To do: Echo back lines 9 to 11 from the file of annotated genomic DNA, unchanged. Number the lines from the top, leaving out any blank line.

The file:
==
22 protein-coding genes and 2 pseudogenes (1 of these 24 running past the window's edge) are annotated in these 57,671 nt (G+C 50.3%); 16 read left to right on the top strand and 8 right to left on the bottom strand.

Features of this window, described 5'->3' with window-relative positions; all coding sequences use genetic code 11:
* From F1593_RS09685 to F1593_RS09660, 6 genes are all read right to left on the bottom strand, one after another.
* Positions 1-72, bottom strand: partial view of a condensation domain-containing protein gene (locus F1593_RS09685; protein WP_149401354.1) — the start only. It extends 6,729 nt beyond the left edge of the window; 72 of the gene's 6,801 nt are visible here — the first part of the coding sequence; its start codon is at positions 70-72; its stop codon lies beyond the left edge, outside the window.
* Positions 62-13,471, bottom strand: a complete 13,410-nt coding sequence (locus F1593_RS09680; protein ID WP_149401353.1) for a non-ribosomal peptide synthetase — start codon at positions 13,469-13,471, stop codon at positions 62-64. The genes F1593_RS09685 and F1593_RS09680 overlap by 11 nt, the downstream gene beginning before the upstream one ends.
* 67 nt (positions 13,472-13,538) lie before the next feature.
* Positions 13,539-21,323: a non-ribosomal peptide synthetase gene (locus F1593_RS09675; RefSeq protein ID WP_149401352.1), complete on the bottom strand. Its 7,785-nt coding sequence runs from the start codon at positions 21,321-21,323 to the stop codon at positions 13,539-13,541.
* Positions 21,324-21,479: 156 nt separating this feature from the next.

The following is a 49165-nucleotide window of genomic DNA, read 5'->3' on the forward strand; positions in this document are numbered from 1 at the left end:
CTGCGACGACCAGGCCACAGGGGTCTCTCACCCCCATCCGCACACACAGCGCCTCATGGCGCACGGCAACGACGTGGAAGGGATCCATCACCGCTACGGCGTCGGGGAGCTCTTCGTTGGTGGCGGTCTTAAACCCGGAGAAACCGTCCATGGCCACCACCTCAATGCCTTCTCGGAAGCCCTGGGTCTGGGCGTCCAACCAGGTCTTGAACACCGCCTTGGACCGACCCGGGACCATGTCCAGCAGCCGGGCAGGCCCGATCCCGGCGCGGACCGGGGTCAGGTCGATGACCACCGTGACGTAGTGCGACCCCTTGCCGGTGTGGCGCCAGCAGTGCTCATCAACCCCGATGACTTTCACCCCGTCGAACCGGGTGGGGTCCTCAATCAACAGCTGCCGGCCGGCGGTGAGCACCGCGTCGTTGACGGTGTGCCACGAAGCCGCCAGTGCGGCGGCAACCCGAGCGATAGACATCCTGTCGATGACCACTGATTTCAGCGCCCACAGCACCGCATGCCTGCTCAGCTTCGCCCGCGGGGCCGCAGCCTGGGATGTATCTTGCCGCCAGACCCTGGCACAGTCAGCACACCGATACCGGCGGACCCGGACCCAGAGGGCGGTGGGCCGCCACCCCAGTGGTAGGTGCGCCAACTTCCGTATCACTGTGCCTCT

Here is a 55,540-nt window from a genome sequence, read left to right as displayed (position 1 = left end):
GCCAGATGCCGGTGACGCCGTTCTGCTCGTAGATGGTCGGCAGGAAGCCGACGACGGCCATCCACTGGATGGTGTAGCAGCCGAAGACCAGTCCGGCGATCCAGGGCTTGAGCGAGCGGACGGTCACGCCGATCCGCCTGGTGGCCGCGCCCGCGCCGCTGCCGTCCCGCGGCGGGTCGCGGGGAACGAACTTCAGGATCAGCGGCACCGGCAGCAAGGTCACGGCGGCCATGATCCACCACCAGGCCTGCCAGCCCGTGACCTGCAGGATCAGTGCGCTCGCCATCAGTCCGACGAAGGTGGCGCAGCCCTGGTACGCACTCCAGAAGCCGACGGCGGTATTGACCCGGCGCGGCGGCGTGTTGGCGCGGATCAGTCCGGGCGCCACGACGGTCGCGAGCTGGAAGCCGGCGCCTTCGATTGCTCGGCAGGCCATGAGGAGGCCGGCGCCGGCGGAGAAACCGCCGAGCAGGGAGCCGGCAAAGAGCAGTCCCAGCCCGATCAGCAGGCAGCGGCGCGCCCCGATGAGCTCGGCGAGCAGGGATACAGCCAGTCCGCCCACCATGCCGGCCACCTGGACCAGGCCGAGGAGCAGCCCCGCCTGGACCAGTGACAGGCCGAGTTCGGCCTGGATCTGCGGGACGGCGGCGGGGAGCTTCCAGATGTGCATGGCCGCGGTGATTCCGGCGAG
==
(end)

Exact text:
The following is a 49165-nucleotide window of genomic DNA, read 5'->3' on the forward strand; positions in this document are numbered from 1 at the left end:
CTGCGACGACCAGGCCACAGGGGTCTCTCACCCCCATCCGCACACACAGCGCCTCATGGCGCACGGCAACGACGTGGAAGGGATCCATCACCGCTACGGCGTCGGGGAGCTCTTCGTTGGTGGCGGTCTTAAACCCGGAGAAACCGTCCATGGCCACCACCTCAATGCCTTCTCGGAAGCCCTGGGTCTGGGCGTCCAACCAGGTCTTGAACACCGCCTTGGACCGACCCGGGACCATGTCCAGCAGCCGGGCAGGCCCGATCCCGGCGCGGACCGGGGTCAGGTCGATGACCACCGTGACGTAGTGCGACCCCTTGCCGGTGTGGCGCCAGCAGTGCTCATCAACCCCGATGACTTTCACCCCGTCGAACCGGGTGGGGTCCTCAATCAACAGCTGCCGGCCGGCGGTGAGCACCGCGTCGTTGACGGTGTGCCACGAAGCCGCCAGTGCGGCGGCAACCCGAGCGATAGACATCCTGTCGATGACCACTGATTTCAGCGCCCACAGCACCGCATGCCTGCTCAGCTTCGCCCGCGGGGCCGCAGCCTGGGATGTATCTTGCCGCCAGACCCTGGCACAGTCAGCACACCGATACCGGCGGACCCGGACCCAGAGGGCGGTGGGCCGCCACCCCAGTGGTAGGTGCGCCAACTTCCGTATCACTGTGCCTCT

Here is a 55,540-nt window from a genome sequence, read left to right as displayed (position 1 = left end):